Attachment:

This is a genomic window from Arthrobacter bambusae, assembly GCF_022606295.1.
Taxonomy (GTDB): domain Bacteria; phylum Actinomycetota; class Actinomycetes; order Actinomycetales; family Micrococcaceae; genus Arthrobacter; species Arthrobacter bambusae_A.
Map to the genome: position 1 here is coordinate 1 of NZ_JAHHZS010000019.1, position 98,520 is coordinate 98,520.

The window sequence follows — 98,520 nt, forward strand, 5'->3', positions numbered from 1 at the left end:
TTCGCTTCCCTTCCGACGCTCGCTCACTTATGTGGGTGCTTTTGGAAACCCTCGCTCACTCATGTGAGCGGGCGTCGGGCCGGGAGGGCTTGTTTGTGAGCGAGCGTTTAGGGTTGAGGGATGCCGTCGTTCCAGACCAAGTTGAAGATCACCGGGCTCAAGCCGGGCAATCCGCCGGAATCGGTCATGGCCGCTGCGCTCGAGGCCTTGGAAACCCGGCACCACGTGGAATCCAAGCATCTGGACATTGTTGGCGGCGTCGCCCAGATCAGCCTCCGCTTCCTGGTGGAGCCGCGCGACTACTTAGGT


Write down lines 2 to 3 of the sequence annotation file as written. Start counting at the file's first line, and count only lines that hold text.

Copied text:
Taxonomy (GTDB): domain Bacteria; phylum Actinomycetota; class Actinomycetes; order Actinomycetales; family Micrococcaceae; genus Arthrobacter; species Arthrobacter bambusae_A.
Map to the genome: position 1 here is coordinate 1 of NZ_JAHHZS010000019.1, position 98,520 is coordinate 98,520.